By Carolyn Chandler, Strategic School Partners

Dear Friends,

It’s August, and you are more than ready to take the reins of your new school. The board’s transition committee has done a great job of helping you settle in; you’ve met all your trustees, you’re getting to know your administrative team, you’ve done a deep dive into school finance with your CFO, and you’ve even had dinner with several of the school’s major donors. Congratulations!

But what else might you need to consider? What more could you be doing to pave the way for the most exciting – and challenging – job you will ever undertake?

Here are five ideas, one for each of your constituent groups, that could help smooth the road ahead:

  1. Speak to your board chair about scheduling a board retreat early in the year so that you can get started on governance right from the start, clarify board priorities for the year, and build community with your trustees. During this conversation, be sure to ask your board chair to review with you the process for your year-end evaluation.
  2. During an early faculty meeting, establish faculty ethics regarding proselytizing of any kind – political, religious, and/or social. Remind your faculty of their power; of the importance of teaching young people how to think, not what to think; and of the moral imperative to be the teacher for all their students, taking care to avoid silencing any student with strongly held views while consistently and strongly upholding the shared, stated values of the school. While certainly not an easy task, the deep divides in our present world make this truly an important one.
  3. Clarify “chain of command” with parents in a newsletter or in an early meeting, perhaps even during your remarks at an open house when you have a captive audience. Be sure to underscore the effectiveness of first contacting their child’s teacher if something seems amiss since the teacher will be able to supply information that may complete the child’s report. Then if not satisfied, speaking with the division head or the department chair would be in order; and then finally, if the matter is not resolved, they may make an appointment to see you. “Starting at the top” may sound like a good idea but in fact, it is the least effective and least efficient approach to getting to the facts at hand. You may also wish to remind your parents of the old saw, “If you promise not to believe everything they tell you about us, we promise not to believe everything they tell us about you.”
  4. Meet with your principals and/or those in charge of student discipline and honor to ensure you understand the school’s practices in educating students about school standards and expectations and to review the processes in place for addressing infractions of both behavior and honor standards. Stress with them the importance of keeping you in the loop from start to finish on all cases since any of them could result in an appeal to your office.
  5. Find a way to be with students in a more personal way than at the podium or in the audience or in the carpool line. Perhaps you might want to host Pizza Fridays with small groups of seniors, or you may enjoy reading stories to lower school classes or participating with a middle school science class in an experiment; just find a way. It’s important to stay in touch with your students; they are why we work.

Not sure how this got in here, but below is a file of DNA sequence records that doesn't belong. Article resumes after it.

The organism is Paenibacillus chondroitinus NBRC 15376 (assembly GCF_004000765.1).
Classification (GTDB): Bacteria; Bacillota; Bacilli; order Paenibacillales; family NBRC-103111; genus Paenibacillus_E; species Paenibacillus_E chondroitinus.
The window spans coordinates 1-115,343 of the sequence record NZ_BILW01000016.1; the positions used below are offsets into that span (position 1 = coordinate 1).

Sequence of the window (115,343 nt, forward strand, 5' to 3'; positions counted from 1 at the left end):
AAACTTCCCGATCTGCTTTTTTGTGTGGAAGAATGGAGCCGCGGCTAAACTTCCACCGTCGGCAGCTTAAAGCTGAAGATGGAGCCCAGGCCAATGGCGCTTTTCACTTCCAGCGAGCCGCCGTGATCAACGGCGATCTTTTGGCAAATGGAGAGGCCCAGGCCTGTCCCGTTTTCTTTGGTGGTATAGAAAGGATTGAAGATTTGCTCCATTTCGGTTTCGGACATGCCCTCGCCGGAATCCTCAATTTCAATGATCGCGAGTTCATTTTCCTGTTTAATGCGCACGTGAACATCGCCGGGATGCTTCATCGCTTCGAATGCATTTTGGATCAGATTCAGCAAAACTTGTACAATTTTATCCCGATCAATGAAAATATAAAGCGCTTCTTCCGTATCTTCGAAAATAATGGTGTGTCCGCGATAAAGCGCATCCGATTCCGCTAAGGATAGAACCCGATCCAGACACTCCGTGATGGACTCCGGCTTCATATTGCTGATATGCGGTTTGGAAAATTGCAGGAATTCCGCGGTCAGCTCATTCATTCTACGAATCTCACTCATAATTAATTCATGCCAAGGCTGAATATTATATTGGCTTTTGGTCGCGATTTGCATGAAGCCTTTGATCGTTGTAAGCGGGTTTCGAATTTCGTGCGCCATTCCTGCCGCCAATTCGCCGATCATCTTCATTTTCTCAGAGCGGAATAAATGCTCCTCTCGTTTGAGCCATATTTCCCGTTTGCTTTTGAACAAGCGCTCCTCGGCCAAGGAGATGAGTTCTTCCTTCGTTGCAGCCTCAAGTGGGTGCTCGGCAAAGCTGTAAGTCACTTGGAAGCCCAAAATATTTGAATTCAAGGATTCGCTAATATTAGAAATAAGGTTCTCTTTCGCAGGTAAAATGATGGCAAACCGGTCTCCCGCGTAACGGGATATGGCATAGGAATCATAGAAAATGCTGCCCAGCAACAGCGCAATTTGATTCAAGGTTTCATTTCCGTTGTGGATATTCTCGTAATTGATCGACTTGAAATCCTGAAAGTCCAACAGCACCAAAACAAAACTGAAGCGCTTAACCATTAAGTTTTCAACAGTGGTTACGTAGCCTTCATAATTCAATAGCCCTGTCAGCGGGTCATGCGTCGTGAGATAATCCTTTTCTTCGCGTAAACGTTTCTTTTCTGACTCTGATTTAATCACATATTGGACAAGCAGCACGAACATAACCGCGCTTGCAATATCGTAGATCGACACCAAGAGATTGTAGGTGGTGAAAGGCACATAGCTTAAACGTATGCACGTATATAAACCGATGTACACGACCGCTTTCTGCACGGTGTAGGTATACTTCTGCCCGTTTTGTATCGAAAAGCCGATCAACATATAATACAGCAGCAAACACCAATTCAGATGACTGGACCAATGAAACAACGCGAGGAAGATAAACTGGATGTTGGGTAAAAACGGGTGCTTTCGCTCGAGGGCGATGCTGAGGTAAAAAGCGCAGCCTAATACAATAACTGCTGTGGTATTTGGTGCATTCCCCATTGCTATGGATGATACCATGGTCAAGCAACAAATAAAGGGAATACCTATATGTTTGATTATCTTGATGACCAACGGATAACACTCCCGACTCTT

Other experienced heads will undoubtedly have other ideas for you, so be sure to make friends with your elders. By the way, if you are one of these elders and have read this far, please share your ideas. If we can contribute in even one small way to clearing the path for our successors, we should surely enjoy the privilege of doing so.

Driving near my house in uptown New Orleans, one must be continually on the lookout for potholes – big potholes. The inattentive driver can dent a wheel, bust a tire, or completely throw off her alignment if she doesn’t dodge these seemingly minor menaces. There will of course be metaphorical potholes in the road ahead of you as a new head of school, but the alert driver can start dodging now. Have fun this year, and please, drive safely!

Carolyn Chandler is a partner with Strategic School Leadership. She began her administrative career at Girls Preparatory School in Chattanooga before becoming assistant head and then head of school at Metairie Park Country Day School in New Orleans. She has served as vice-chair of the ISAS board, faculty and council member for The Heads’ Network, and member of several committees on the NAIS Board. Carolyn has served as a field instructor and member of the advisory committee for the Klingenstein Center at Columbia University. Her involvement with five New Orleans charter schools has been extremely meaningful for her, including serving as an interim CEO of Bricolage Academy

Strategic School Leadership works closely with school leaders – heads, governing boards, and administrators – in the interest of creating places where teachers can flourish in their life work and students are inspired to learn. The firm advises governing boards about a range of crucial issues including the qualities necessary for school leadership, focusing on the school itself.